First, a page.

Further operations on disease control for sleeping sickness in the Congo is costly, therefore a process called Development Impact Bonds, or DIBS, can be an option to cut costs and save more lives.

Development Impact Bonds (DIBS) is a further model of social impact bonds. DIBS is expanding its use from the United Kingdom to include international development and global health interventions. According to Rita Perakis of the Center for Global Development, the model can be described as “flexible, innovative, and cost-effective”.

Although this is a risky financial strategy, it can reap sufficient benefits.
DIBS involves a donor agency, a developing country government, private sector investors and a private service provider. By bringing all of their specialties to the table, they agree upon a common goal and the most effective means of achievement. With the focus on social priorities, investors are able to provide input on financing and performance management. As a result, service providers are then able to use the information discussed to implement an experiment according to societal needs.

After establishing a common goal, for example finding a way to work together to reduce sleeping sickness in Congo, the private investors loan the entirety of funds needed to implement the experiment. Throughout the development program, investors monitor progress to ensure successful achievement will be met. If the development program is successful, investors receive a return on their original investment plus additional interest. If a program is not successful, investors lose some or all of their loan.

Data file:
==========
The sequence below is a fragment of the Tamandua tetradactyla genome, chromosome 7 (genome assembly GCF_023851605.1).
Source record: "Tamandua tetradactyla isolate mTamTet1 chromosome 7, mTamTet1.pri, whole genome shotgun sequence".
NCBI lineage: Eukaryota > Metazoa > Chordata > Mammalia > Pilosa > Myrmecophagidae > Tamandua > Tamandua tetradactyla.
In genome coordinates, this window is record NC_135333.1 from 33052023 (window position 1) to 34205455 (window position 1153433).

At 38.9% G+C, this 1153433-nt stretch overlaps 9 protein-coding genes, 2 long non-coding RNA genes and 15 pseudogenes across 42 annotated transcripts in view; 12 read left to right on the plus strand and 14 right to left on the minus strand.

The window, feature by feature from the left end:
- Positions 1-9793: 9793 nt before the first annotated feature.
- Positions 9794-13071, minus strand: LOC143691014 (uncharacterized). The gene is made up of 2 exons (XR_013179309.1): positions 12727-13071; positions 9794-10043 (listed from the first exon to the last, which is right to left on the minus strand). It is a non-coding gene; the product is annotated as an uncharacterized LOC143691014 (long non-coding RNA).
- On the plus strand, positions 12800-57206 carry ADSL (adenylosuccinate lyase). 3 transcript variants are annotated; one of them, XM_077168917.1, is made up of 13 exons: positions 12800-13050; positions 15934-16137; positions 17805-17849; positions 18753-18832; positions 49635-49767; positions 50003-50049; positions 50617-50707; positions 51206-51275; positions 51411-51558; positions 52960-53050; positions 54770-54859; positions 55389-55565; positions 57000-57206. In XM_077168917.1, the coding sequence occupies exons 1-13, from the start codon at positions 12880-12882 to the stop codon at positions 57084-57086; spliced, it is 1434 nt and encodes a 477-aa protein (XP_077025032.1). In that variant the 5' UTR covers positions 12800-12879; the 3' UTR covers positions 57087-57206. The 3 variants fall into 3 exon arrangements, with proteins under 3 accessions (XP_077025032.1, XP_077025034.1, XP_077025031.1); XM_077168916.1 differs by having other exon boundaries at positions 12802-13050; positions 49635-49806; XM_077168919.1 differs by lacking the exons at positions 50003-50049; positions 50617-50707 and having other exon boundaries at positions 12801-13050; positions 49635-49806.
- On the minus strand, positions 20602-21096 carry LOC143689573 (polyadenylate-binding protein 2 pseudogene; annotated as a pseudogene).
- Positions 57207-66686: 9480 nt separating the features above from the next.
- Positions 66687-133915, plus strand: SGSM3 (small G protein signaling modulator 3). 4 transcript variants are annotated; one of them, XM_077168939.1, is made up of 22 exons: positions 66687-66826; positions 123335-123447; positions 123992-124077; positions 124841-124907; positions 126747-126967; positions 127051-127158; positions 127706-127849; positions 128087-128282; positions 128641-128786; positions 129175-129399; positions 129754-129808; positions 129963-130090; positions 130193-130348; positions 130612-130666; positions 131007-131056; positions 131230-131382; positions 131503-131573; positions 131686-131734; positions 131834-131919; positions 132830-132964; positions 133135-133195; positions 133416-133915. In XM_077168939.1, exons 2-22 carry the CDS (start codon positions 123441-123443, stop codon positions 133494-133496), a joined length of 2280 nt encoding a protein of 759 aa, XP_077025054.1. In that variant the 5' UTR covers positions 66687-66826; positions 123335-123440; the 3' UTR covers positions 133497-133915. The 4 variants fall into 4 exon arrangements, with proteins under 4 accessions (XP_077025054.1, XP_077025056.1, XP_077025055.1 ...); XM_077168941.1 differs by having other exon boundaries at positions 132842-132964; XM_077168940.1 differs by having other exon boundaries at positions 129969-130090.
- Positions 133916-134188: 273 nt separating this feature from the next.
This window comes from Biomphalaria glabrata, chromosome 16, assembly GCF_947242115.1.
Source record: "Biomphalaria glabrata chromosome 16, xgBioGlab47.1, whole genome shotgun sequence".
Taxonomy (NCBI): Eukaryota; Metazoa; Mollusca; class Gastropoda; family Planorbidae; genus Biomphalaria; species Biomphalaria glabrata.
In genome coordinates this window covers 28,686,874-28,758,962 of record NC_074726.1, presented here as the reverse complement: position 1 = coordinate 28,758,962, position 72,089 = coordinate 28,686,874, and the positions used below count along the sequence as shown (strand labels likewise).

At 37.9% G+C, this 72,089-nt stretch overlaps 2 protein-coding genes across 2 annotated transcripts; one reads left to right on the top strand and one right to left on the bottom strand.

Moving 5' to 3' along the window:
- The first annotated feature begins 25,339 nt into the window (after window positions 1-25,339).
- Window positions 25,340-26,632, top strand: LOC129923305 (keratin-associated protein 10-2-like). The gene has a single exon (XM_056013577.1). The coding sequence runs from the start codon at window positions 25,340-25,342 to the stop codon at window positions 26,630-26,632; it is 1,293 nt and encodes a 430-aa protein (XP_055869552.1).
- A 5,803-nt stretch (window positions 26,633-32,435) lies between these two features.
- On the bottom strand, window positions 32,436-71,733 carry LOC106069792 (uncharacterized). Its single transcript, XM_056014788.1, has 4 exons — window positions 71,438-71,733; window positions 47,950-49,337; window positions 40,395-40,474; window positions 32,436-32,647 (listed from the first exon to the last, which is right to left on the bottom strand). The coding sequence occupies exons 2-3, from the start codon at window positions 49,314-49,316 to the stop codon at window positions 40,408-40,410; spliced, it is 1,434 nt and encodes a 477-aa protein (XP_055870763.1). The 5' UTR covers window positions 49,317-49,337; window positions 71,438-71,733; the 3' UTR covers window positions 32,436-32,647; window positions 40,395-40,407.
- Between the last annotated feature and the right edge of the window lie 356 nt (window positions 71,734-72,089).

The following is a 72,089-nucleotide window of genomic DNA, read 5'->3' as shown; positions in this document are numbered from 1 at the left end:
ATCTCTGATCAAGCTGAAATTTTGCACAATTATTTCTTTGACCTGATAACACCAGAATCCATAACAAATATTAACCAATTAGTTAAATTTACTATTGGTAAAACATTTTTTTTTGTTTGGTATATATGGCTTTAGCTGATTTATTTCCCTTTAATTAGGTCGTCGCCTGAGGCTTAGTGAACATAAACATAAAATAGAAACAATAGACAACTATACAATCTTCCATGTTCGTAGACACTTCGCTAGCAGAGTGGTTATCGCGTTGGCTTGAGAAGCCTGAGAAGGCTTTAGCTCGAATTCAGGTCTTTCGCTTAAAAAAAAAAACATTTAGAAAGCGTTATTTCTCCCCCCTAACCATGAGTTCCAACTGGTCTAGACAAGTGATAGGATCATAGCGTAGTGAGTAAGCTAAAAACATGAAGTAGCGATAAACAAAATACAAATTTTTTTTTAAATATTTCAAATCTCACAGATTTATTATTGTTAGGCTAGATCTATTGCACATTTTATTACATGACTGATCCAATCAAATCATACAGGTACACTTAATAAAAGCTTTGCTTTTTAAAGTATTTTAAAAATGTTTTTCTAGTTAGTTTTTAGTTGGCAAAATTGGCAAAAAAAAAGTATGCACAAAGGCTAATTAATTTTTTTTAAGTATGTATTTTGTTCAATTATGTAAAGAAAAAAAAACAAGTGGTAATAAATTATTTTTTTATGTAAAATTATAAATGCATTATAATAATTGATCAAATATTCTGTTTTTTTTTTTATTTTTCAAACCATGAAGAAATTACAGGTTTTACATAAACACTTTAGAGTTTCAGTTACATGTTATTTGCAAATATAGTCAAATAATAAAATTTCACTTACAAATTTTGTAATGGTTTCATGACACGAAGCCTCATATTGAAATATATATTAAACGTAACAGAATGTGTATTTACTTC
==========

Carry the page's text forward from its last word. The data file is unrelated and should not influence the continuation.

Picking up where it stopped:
In this instance, the World Health Organization has been able to implement intervention programs for countries affected by sleeping sickness. These programs create more accessibility to diagnosis and treatment and continue monitoring of treatment. They also ensure that properly-skilled staff are sent to improve conditions and continue experimentation and research to improve treatment tools already in effect. Their goal is to continue these programs on a larger scale, reaching as far as possible to other African countries.

The impact DIBS has, in comparison to any other investment strategy, is the ability to pay for all costs upfront. This reduces delays in research and delivery and has a stronger possibility of saving more lives. Without DIBS, funding is secured at a much slower pace, delaying the production rate.

By using Development Impact Bonds, the World Health Organization can not only maintain their effective disease control but they can become several steps closer to the eradication of sleeping sickness in the Congo. DIBS is currently being used for disease control measures in Uganda, and with its success will come further measures to other parts of Eastern and Central Africa, including Congo.

The World Health Organization aims to eliminate African sleeping sickness by 2030. Their goal is achievable, and with the support of a financial strategy such as Development Impact Bonds, they have a greater chance of success.

– Brianna Summ